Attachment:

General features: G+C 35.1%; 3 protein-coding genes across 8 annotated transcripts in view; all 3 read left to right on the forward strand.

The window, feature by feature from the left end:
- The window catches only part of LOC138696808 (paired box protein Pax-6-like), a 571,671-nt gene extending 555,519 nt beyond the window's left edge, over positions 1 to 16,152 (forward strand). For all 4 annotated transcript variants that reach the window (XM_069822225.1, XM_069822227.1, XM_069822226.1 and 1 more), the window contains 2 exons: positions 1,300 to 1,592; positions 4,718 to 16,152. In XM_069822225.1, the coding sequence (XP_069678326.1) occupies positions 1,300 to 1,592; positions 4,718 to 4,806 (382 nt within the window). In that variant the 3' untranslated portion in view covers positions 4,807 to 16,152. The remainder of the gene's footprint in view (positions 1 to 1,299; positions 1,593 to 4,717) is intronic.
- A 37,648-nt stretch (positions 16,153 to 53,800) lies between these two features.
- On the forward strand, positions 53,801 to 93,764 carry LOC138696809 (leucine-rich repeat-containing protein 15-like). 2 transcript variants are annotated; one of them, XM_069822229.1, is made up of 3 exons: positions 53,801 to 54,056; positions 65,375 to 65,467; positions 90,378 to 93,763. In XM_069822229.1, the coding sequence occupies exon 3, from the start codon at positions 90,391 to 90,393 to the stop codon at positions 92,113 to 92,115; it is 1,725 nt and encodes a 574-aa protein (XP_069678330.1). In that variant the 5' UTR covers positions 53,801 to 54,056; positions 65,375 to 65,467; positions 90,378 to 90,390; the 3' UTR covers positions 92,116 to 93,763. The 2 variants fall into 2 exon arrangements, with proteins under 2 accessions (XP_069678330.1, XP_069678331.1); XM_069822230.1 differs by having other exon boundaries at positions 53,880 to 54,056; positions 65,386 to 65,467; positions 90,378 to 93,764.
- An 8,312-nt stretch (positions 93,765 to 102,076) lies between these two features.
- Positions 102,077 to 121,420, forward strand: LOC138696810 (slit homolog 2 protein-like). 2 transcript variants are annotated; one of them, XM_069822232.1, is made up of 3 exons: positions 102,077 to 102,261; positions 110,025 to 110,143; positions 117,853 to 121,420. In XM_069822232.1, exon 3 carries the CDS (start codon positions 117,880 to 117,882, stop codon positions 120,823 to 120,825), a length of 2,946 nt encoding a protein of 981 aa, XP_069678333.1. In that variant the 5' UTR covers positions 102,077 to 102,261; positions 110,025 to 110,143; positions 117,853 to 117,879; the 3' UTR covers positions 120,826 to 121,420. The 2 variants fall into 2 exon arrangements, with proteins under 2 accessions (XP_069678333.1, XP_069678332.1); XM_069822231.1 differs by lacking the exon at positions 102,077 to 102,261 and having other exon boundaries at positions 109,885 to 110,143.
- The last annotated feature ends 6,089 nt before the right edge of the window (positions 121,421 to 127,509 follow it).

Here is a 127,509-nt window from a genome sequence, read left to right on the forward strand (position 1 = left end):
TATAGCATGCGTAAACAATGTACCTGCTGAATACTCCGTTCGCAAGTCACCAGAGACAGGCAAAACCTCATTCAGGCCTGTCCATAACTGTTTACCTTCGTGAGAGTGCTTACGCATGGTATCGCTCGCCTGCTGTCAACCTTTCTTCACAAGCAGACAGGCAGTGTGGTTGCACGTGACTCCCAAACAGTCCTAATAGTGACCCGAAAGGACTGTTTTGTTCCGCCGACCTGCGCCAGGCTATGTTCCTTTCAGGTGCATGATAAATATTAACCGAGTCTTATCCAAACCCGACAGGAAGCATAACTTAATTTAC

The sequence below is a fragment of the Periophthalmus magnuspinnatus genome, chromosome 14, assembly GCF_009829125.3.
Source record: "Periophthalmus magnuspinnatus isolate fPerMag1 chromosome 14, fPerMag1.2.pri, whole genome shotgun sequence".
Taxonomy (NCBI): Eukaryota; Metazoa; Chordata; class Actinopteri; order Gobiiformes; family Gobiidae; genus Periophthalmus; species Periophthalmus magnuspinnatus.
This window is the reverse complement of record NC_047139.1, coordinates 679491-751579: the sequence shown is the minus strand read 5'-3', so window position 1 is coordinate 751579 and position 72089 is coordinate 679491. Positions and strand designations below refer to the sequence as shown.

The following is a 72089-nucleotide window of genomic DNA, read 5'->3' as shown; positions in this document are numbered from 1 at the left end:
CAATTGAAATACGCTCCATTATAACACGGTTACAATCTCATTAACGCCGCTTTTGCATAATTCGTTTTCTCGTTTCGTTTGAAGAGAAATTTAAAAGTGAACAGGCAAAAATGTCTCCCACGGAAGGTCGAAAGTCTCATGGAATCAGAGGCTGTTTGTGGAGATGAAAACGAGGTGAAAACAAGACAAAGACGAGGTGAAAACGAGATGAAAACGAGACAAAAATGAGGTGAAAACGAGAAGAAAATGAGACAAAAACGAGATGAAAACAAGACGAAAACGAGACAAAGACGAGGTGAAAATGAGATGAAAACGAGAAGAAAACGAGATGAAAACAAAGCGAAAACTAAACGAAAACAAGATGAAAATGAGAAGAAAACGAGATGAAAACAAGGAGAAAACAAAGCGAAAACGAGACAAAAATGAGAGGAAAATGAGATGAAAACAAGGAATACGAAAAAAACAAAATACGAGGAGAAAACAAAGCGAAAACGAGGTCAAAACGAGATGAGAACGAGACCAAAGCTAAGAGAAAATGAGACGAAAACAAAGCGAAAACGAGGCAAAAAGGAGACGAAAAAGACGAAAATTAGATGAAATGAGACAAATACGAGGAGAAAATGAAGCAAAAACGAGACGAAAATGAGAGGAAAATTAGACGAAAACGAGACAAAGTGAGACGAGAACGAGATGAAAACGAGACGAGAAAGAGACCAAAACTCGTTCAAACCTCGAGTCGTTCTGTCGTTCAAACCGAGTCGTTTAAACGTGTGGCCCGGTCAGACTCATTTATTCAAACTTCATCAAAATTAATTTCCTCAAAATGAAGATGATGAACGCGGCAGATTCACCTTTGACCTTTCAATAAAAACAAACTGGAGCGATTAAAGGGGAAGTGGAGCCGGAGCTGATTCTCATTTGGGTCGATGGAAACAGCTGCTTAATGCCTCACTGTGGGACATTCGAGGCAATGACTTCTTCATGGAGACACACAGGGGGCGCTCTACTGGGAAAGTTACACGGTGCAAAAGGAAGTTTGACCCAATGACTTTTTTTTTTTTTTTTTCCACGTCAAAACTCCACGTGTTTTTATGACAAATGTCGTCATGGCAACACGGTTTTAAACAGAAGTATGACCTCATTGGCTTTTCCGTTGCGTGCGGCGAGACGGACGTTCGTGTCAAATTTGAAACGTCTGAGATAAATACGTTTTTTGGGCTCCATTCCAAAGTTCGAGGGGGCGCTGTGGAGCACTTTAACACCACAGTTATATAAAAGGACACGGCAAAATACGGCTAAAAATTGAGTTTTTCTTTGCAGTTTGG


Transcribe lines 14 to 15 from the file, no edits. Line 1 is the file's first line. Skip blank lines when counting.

This window is the reverse complement of record NC_047139.1, coordinates 679491-751579: the sequence shown is the minus strand read 5'-3', so window position 1 is coordinate 751579 and position 72089 is coordinate 679491. Positions and strand designations below refer to the sequence as shown.

The following is a 72089-nucleotide window of genomic DNA, read 5'->3' as shown; positions in this document are numbered from 1 at the left end: